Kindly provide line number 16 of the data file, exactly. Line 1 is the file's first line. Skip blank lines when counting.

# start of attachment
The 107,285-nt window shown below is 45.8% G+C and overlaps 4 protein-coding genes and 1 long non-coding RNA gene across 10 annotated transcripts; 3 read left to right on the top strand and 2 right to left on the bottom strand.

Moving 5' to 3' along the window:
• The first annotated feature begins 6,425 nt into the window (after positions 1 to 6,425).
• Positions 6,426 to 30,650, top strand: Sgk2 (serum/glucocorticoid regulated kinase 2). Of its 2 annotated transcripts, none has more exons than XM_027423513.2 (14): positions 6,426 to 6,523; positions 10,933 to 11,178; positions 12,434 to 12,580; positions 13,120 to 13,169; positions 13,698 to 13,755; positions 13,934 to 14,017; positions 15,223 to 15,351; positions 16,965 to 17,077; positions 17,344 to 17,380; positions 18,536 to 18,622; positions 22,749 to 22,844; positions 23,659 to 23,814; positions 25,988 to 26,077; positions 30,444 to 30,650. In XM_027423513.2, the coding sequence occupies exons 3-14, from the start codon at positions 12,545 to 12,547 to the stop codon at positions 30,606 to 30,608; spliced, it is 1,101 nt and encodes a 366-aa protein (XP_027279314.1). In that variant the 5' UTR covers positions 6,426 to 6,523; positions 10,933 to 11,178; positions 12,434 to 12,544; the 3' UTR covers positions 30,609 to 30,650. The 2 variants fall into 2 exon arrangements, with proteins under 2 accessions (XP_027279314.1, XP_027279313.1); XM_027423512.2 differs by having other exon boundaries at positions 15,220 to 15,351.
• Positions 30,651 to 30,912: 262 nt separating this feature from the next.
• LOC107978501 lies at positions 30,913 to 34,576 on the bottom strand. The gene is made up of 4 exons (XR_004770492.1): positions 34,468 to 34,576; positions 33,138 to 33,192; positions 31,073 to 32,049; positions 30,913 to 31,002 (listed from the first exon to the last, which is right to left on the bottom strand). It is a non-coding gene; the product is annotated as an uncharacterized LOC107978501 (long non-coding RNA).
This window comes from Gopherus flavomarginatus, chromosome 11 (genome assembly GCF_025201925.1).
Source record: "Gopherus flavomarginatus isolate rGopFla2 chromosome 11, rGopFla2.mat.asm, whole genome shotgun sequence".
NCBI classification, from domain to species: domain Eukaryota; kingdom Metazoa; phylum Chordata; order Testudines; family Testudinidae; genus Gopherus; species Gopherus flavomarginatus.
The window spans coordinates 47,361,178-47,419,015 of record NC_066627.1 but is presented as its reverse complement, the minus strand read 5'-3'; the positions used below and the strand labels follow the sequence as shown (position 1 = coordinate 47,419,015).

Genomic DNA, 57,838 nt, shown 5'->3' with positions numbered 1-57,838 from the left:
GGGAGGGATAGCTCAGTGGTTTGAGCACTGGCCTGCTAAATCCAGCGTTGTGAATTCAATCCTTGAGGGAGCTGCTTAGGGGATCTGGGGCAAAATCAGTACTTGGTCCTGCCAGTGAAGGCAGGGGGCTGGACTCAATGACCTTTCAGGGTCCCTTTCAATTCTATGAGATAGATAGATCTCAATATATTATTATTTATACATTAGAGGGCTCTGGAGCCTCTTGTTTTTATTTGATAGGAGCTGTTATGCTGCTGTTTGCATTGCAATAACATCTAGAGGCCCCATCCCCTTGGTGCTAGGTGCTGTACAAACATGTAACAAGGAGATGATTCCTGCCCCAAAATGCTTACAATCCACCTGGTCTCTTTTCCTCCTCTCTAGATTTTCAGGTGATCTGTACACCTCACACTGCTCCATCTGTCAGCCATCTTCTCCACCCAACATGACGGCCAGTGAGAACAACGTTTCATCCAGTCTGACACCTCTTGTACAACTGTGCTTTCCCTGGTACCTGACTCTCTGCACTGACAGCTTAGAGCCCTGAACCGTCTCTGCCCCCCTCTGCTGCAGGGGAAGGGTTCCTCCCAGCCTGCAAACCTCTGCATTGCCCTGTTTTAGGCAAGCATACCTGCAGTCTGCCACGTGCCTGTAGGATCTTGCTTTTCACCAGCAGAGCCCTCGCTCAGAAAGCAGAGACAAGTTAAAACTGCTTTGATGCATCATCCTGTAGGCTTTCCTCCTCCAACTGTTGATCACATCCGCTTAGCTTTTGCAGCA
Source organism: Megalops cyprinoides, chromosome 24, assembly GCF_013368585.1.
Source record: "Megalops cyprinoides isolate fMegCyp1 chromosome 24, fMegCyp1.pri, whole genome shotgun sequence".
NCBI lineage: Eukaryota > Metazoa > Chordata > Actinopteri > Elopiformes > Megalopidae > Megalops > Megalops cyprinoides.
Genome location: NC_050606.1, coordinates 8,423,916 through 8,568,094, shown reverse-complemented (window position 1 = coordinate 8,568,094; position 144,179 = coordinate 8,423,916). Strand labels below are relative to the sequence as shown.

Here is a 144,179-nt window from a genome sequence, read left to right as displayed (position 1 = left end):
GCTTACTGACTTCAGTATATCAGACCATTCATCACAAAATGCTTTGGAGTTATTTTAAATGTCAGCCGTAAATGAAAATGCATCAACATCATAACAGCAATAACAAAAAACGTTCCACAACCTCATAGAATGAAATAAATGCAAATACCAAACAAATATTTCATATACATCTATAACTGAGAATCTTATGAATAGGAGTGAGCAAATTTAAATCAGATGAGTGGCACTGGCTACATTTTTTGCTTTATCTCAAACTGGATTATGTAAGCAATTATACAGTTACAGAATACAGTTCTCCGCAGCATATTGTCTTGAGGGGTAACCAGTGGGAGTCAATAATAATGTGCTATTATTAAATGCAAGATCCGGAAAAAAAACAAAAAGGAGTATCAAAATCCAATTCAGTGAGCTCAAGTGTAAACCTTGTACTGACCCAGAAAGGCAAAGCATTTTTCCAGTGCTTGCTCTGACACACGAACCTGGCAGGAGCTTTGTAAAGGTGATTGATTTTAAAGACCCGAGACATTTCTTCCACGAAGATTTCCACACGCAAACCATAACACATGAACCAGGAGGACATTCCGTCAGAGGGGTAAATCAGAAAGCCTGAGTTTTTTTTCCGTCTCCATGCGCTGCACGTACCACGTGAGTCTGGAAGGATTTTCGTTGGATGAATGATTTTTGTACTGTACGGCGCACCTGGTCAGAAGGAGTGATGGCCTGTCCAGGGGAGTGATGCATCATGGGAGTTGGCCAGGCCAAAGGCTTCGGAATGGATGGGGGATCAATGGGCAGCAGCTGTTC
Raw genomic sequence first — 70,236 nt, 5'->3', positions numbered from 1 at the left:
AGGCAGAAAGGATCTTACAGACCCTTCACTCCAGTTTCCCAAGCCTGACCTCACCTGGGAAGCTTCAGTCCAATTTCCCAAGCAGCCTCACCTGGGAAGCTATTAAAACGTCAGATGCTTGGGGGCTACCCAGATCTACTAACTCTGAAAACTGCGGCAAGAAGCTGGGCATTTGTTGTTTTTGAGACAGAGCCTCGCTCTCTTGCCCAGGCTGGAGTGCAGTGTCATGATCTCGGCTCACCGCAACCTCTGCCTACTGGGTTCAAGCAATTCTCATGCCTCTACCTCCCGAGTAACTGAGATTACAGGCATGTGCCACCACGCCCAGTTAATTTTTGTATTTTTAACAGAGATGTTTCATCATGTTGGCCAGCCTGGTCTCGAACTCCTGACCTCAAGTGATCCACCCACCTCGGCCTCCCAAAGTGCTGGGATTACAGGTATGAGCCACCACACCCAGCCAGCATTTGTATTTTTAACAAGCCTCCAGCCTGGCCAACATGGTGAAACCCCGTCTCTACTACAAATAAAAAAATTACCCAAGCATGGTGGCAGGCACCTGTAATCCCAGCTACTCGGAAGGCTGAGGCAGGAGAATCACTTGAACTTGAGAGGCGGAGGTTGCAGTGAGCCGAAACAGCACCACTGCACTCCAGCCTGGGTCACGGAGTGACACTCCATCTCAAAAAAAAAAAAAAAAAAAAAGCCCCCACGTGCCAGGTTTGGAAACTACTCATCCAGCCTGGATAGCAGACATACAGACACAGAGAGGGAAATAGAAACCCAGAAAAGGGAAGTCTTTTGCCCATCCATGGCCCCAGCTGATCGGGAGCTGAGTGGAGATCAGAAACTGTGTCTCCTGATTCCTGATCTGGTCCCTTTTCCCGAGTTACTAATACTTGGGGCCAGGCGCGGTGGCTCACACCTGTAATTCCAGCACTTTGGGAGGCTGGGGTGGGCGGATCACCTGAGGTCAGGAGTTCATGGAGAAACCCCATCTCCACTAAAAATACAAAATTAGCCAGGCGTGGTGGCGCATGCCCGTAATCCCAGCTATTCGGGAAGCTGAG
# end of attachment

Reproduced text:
Genome location: NC_050606.1, coordinates 8,423,916 through 8,568,094, shown reverse-complemented (window position 1 = coordinate 8,568,094; position 144,179 = coordinate 8,423,916). Strand labels below are relative to the sequence as shown.